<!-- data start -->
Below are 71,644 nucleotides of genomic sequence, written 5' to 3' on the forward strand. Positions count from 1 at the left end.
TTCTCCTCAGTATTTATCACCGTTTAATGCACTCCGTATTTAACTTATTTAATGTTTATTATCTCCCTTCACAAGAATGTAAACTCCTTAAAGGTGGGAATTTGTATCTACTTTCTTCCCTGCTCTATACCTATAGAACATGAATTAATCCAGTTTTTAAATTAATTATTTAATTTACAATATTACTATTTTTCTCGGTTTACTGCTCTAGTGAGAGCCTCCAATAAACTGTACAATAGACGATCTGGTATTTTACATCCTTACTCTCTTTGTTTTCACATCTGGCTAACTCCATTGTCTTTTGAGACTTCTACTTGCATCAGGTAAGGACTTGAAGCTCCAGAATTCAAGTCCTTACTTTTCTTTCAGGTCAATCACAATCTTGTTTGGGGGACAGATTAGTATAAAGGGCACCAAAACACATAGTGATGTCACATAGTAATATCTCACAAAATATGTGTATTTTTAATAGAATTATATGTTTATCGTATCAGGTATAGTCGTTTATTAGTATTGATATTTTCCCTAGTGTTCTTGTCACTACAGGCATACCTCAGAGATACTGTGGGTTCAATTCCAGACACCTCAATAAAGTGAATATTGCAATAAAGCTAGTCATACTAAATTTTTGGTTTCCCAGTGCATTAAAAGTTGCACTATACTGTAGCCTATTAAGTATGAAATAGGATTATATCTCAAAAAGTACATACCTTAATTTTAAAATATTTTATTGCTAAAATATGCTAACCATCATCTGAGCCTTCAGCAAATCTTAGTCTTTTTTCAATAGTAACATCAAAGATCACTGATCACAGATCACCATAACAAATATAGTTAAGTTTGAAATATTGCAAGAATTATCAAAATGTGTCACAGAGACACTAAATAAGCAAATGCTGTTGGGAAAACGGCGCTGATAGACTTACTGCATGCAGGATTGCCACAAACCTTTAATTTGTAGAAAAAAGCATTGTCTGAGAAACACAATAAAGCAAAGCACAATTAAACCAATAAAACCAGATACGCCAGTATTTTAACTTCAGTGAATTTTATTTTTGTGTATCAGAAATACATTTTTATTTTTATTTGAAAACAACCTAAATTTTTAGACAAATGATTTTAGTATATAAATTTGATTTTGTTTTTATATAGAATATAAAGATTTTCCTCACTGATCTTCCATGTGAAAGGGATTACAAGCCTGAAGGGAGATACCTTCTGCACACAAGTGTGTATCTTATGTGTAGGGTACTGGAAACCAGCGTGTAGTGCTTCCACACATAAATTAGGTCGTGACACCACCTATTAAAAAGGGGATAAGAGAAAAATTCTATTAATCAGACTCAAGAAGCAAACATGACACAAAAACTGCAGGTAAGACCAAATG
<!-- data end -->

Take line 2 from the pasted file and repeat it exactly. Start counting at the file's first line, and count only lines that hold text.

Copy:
TTCTCCTCAGTATTTATCACCGTTTAATGCACTCCGTATTTAACTTATTTAATGTTTATTATCTCCCTTCACAAGAATGTAAACTCCTTAAAGGTGGGAATTTGTATCTACTTTCTTCCCTGCTCTATACCTATAGAACATGAATTAATCCAGTTTTTAAATTAATTATTTAATTTACAATATTACTATTTTTCTCGGTTTACTGCTCTAGTGAGAGCCTCCAATAAACTGTACAATAGACGATCTGGTATTTTACATCCTTACTCTCTTTGTTTTCACATCTGGCTAACTCCATTGTCTTTTGAGACTTCTACTTGCATCAGGTAAGGACTTGAAGCTCCAGAATTCAAGTCCTTACTTTTCTTTCAGGTCAATCACAATCTTGTTTGGGGGACAGATTAGTATAAAGGGCACCAAAACACATAGTGATGTCACATAGTAATATCTCACAAAATATGTGTATTTTTAATAGAATTATATGTTTATCGTATCAGGTATAGTCGTTTATTAGTATTGATATTTTCCCTAGTGTTCTTGTCACTACAGGCATACCTCAGAGATACTGTGGGTTCAATTCCAGACACCTCAATAAAGTGAATATTGCAATAAAGCTAGTCATACTAAATTTTTGGTTTCCCAGTGCATTAAAAGTTGCACTATACTGTAGCCTATTAAGTATGAAATAGGATTATATCTCAAAAAGTACATACCTTAATTTTAAAATATTTTATTGCTAAAATATGCTAACCATCATCTGAGCCTTCAGCAAATCTTAGTCTTTTTTCAATAGTAACATCAAAGATCACTGATCACAGATCACCATAACAAATATAGTTAAGTTTGAAATATTGCAAGAATTATCAAAATGTGTCACAGAGACACTAAATAAGCAAATGCTGTTGGGAAAACGGCGCTGATAGACTTACTGCATGCAGGATTGCCACAAACCTTTAATTTGTAGAAAAAAGCATTGTCTGAGAAACACAATAAAGCAAAGCACAATTAAACCAATAAAACCAGATACGCCAGTATTTTAACTTCAGTGAATTTTATTTTTGTGTATCAGAAATACATTTTTATTTTTATTTGAAAACAACCTAAATTTTTAGACAAATGATTTTAGTATATAAATTTGATTTTGTTTTTATATAGAATATAAAGATTTTCCTCACTGATCTTCCATGTGAAAGGGATTACAAGCCTGAAGGGAGATACCTTCTGCACACAAGTGTGTATCTTATGTGTAGGGTACTGGAAACCAGCGTGTAGTGCTTCCACACATAAATTAGGTCGTGACACCACCTATTAAAAAGGGGATAAGAGAAAAATTCTATTAATCAGACTCAAGAAGCAAACATGACACAAAAACTGCAGGTAAGACCAAATG